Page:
Student Amos Ochieng - MSc Leisure, Tourism and Environment

Choosing this topic was not a one day activity for Amos. It took him a few months of reading related literature, discussion with his classmates and also his supervisors. "Of course this was after I had identified and appreciated the research agenda of my supervisors. My thesis path was largely influenced by my background. Coming from a developing country and having seen the struggles that people go through to earn a living and having studied the potential of tourism to improve people’s livelihoods, I was influenced into an investigation of how communities can benefit from tourism activities. Therefore I have always had a passion for empowering local communities to benefit from tourism."

Discussing with my supervisor helped me much on structuring the write up of my thesis.


"My thesis focused on linking tourism, conservation and livelihoods. I specifically analysed the implementation of sport hunting around Lake Mburo National park (LMNP) in Uganda, and assessed the contribution of this project to improving community attitudes towards wildlife as well as helping them to realise an improvement in their livelihood activities.

My thesis exposed me to a lot of societal challenges especially when it comes to use of communal/public resources for the benefit of the general community.  I for example learnt that starting a community project aimed at changing the livelihoods of the community does not always unite or win the support of every member. In fact, at times it turns out to be a point of disunity to the once united community. For example, before the project got started, all the members of the communities around LMNP believed that wildlife was actually a problem that affected all of them. But, now that the project is in place, the once united community are now getting disunited as they begin to associate themselves based on who owns what and this is beginning to result into inequality in benefit sharing. Non land owners are being disregarded by land owners on account that they do not suffer any wildlife damages and yet even the land owners are also disregarding fellow land owners based on account that there are those land owners who are benefiting more than other land owners largely due to the fact that they do not determine the frequency of hunting on particular pieces of land. This alone is turning out to be a great threat to the success of the project."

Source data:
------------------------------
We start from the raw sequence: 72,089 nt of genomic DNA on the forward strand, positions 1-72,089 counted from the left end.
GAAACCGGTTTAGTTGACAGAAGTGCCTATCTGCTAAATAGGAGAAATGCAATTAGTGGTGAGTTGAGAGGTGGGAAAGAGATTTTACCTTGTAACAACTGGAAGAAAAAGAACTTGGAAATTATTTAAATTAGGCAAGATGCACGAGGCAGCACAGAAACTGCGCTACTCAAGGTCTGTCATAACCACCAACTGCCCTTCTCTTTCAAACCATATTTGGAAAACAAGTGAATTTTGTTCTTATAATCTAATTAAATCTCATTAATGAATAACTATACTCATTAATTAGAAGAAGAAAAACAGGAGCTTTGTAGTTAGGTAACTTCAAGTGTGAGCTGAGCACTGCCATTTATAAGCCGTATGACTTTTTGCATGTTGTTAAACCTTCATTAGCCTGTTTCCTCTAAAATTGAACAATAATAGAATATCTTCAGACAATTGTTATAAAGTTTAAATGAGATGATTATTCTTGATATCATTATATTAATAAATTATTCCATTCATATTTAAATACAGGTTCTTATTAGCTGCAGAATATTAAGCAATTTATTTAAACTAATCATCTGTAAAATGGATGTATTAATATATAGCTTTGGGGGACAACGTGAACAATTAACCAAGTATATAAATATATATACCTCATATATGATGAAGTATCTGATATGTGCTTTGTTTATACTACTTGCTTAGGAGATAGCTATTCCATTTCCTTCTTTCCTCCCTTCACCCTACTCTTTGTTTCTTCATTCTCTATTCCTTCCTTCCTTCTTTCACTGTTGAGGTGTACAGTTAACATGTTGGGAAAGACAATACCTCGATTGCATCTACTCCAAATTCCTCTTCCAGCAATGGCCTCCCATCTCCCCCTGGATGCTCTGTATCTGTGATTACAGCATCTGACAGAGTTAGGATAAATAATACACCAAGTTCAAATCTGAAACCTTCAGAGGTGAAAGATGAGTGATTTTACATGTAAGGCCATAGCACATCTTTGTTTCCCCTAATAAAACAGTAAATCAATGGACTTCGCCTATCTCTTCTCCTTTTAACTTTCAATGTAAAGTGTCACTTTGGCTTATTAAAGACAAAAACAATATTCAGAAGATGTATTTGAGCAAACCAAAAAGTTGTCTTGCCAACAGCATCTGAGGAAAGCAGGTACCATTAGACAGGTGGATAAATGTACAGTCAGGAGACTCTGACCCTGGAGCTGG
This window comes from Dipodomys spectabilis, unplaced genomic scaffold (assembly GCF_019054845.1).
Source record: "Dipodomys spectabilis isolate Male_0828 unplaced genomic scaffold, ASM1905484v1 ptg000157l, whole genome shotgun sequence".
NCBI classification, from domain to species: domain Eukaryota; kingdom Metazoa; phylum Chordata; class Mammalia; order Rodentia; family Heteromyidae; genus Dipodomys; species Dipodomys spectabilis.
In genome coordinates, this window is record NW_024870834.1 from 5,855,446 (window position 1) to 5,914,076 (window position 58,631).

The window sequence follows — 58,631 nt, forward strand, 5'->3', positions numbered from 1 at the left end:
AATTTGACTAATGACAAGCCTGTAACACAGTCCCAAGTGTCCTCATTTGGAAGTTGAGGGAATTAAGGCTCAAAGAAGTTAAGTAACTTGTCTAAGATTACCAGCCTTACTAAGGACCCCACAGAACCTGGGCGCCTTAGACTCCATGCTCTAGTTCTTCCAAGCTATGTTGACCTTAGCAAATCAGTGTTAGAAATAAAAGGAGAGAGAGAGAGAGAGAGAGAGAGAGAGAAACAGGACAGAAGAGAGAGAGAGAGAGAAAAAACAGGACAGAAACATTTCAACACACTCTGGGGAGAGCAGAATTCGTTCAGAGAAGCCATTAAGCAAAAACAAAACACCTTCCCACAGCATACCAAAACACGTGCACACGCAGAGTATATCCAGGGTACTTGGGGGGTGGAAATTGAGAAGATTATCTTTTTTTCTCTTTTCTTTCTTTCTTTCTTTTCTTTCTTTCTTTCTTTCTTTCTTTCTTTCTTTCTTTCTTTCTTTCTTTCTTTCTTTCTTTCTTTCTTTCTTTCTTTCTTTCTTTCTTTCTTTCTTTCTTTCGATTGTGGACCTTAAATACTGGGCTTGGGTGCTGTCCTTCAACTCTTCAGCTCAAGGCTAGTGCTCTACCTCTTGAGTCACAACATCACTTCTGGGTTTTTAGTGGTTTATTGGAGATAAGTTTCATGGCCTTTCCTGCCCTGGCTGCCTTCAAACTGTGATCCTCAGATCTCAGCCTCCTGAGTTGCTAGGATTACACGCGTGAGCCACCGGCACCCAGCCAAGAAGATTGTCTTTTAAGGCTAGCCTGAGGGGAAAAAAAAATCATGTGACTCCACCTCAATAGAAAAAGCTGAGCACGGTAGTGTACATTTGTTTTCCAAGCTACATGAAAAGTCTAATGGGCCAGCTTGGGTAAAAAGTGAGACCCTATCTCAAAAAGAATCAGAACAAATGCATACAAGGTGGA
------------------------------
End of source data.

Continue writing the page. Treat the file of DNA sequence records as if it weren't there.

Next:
Barriers during the thesis

Basically, starting the write up of my thesis was not such a challenge. I made sure that most of the things that would turn out to be a challenge were all addressed during the proposal stage. Of course after my long fieldwork in Uganda, I returned to the Netherlands and had a discussion with my supervisor on how my fieldwork went and what kind of data I had collected. This helped me so much on structuring the write up of my thesis.

Advise for future students

Based on my experience, I would suggest that anyone wishing to embark on a thesis project should never fear to start abstract. A lot of time we may have nice thesis ideas but may get discouraged by the abstract nature of the ideas. Of course this can be made easier by choosing the right theoretical basis for the study. They should also seek early advice and discuss their thesis ideas with their would-be supervisors and even their classmates. This will lead them into choosing the appropriate theories to use during their study.

Well, for any prospective Leisure, Tourism and Environment student, they just need to have at the back of their minds that the course they are choosing is the right one in this century. The course deals with a lot of cross cutting and topical societal issues that affect contemporary society. Tourism and leisure studies are gradually becoming hot topics of debate and with great potentials to change the lifestyles of people either positively or negatively. Further, even for those of us who would love to go on holiday abroad have got to come to a realisation that their travelling has great potentials to affect our society in the future. This therefore makes tourism and leisure studies crucial for any country in the developed or developing world. The economies of all these countries will most likely largely depend on tourism. This is based on the latest UNWTO (2011) report that puts tourism as the first or second largest foreign earner for most of the least developed countries. However, this is not to overlook the exponential contributions that tourism makes to the economies of the developed world. In conclusion, prospective students should not be bogged down by the global spread of unemployment because the tourism industry alone has the potential to employ billions of the world’s population and they can also get involved in private businesses-still within the tourism industry.